The Twins Early Development Study (TEDS) is an ongoing longitudinal twin study headed by principal investigatorpsychologistRobert Plomin and based at King's College London. The main goal of TEDS is to use behavioural genetic methods to find out how nature (genes) and nurture (environments) can explain why people differ with respect to their cognitive abilities, learning abilities and behaviours. Over 15,000 pairs of twins originally signed up for the study and more than 13,000 pairs remain involved to the present day. This demonstrates the continued support of all twins and their families for more than a decade.
Participants were identified from birth records of all twins born in England and Wales between 1994 and 1996. When the twins were around 12 months old, a parent or guardian of the twins was asked to complete a first contact booklet, which listed a comprehensive range of background variables (e.g. information about ethnic origin, job status and educational qualifications). This background information has been updated through the course of the study and has enabled comparisons of the TEDS sample against UK population data and against participants lost to attrition. These comparisons have led to the conclusion that, despite attrition, TEDS continues to be representative of the UK population, e.g. in terms of ethnicity, maternal education, and parental employment status.Zygosity of twins was determined either using parental questionnaires or, in instances where questionnaire results were unclear, by DNA typing. Data has been collected longitudinally at ages 2, 3, 4, 7, 8, 9, 10, 12, 14 and 16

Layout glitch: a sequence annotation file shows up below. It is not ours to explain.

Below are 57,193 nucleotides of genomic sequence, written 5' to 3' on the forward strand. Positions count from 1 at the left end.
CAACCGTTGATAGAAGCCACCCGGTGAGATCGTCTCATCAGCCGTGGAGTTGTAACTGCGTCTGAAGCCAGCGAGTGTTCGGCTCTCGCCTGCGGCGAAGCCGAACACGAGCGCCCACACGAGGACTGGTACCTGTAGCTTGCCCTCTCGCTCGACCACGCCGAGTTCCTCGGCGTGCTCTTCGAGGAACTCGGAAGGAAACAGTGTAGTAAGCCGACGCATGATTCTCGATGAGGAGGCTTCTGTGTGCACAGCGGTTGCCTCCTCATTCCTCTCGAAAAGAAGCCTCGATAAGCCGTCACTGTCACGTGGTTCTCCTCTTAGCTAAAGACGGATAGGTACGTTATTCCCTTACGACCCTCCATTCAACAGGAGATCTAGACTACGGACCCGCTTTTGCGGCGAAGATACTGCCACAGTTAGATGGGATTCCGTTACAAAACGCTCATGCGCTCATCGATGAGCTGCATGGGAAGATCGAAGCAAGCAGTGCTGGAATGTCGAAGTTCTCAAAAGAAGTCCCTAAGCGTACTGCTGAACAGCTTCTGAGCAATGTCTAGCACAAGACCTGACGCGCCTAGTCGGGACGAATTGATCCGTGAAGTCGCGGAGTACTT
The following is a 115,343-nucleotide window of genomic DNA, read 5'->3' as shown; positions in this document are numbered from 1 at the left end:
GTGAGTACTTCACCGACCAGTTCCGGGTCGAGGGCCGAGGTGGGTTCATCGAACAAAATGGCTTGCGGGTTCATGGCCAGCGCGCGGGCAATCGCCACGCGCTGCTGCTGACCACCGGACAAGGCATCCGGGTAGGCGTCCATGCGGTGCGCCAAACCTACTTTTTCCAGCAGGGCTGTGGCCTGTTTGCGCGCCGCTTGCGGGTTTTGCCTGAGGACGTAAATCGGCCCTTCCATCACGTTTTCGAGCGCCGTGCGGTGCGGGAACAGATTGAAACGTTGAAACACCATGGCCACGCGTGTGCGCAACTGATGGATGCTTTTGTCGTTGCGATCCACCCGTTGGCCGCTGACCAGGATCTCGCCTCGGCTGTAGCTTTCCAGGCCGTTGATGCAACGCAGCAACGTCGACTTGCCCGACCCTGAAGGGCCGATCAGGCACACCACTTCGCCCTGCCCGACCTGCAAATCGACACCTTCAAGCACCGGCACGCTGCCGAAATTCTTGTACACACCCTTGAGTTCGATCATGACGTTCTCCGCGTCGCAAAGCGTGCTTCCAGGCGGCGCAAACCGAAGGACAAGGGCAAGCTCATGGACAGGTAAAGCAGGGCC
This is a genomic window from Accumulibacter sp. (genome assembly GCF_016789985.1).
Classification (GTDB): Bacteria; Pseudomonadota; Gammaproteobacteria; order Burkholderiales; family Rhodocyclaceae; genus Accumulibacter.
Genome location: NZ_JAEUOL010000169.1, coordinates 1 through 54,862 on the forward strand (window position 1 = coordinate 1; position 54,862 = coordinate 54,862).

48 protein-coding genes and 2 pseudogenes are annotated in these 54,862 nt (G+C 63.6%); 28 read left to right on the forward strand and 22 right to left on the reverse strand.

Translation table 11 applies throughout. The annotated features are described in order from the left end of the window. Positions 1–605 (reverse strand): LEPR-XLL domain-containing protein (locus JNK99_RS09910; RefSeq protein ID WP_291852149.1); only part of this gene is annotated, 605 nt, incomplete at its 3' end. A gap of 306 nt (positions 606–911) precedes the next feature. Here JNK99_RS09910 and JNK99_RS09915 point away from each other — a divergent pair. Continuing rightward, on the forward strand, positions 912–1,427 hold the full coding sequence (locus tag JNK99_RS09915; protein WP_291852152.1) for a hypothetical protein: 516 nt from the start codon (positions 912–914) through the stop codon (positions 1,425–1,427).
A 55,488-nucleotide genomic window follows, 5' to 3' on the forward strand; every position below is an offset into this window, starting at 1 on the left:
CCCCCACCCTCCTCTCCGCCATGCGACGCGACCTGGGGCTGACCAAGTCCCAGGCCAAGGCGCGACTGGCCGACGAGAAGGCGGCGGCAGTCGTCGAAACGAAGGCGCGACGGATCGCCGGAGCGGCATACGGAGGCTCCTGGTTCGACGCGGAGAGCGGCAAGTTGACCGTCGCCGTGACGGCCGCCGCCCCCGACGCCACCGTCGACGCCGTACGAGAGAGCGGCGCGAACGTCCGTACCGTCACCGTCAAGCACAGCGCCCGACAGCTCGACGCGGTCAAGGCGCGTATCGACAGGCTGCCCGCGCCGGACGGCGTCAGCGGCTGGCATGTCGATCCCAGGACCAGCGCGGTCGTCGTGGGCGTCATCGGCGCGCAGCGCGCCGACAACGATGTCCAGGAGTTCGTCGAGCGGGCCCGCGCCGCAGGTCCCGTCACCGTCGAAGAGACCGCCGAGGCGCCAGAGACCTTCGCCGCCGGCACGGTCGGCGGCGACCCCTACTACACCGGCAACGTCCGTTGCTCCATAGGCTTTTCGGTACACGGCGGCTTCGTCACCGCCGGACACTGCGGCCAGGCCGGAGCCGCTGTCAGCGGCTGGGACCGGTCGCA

Main research topics
TEDS was originally set up with funding from the Medical Research Council in order to investigate the genetic and environmental origins of common cognitive disabilities and abilities, learning disabilities and abilities (e.g. language, reading, mathematical abilities and disabilities) and behaviour problems (e.g. hyperactivity). Although the main focus remains on these topics, TEDS has also looked at other topics such as gender role development, prosocial behaviour, food choices, asthma, and sources of heterogeneity and comorbidity in psychopathology. TEDS’ research also addresses the relationship between ability and disability, i.e. can disability be understood in terms of the extreme end of a continuum of normal variation in ability. The incorporation of environmental measures (e.g. measures of home and school environment) in genetically sensitive designs allows TEDS to study the interplay between nature and nurture; such as exposure to certain environments for genetic reasons (gene-environment correlation) and differential sensitivity to the environment based on people’s genetic make-up (gene-environment interaction).
Firstly, to use univariatequantitative genetic methods to explore the genetic and environmental origins of common learning and cognitive abilities and disabilities, i.e. to estimate the extent to which nature and nurture influence these abilities and disabilities.
Secondly, to use multivariate and longitudinal quantitative genetic methods to go beyond the rudimentary nature-nurture question, i.e. to address how nature and nurture contribute to stability and change in these abilities and disabilities, and how they influence the relations between different abilities and disabilities. The latter includes within-domain comparisons, e.g. to what extent do different learning disabilities (such as reading and mathematics disability) share a common genetic or environmental origin? It also includes cross-domain comparisons, e.g. to what extent to do learning disabilities (e.g. reading disability) and behaviour problems (e.g. Attention-Deficit Hyperactivity Disorder) share a common origin?